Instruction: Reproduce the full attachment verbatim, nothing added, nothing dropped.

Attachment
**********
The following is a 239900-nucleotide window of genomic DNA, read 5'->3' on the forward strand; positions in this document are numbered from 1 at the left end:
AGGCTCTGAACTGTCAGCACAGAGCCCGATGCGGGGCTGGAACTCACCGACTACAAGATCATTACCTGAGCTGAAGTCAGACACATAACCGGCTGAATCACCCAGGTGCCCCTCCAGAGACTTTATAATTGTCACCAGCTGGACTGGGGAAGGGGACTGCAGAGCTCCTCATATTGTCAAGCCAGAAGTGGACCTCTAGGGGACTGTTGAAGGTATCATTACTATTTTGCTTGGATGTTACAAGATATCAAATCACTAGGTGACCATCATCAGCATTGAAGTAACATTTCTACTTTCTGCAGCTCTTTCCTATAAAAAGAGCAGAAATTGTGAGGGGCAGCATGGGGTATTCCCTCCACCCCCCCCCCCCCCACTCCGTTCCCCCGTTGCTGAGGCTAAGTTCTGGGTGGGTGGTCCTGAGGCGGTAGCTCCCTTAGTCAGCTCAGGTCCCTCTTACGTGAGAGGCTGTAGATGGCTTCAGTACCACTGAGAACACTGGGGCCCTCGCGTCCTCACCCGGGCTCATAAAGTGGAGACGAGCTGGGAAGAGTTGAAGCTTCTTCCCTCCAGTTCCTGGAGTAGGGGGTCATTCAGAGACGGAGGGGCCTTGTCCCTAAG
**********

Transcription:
The following is a 239900-nucleotide window of genomic DNA, read 5'->3' on the forward strand; positions in this document are numbered from 1 at the left end:
AGGCTCTGAACTGTCAGCACAGAGCCCGATGCGGGGCTGGAACTCACCGACTACAAGATCATTACCTGAGCTGAAGTCAGACACATAACCGGCTGAATCACCCAGGTGCCCCTCCAGAGACTTTATAATTGTCACCAGCTGGACTGGGGAAGGGGACTGCAGAGCTCCTCATATTGTCAAGCCAGAAGTGGACCTCTAGGGGACTGTTGAAGGTATCATTACTATTTTGCTTGGATGTTACAAGATATCAAATCACTAGGTGACCATCATCAGCATTGAAGTAACATTTCTACTTTCTGCAGCTCTTTCCTATAAAAAGAGCAGAAATTGTGAGGGGCAGCATGGGGTATTCCCTCCACCCCCCCCCCCCCCACTCCGTTCCCCCGTTGCTGAGGCTAAGTTCTGGGTGGGTGGTCCTGAGGCGGTAGCTCCCTTAGTCAGCTCAGGTCCCTCTTACGTGAGAGGCTGTAGATGGCTTCAGTACCACTGAGAACACTGGGGCCCTCGCGTCCTCACCCGGGCTCATAAAGTGGAGACGAGCTGGGAAGAGTTGAAGCTTCTTCCCTCCAGTTCCTGGAGTAGGGGGTCATTCAGAGACGGAGGGGCCTTGTCCCTAAG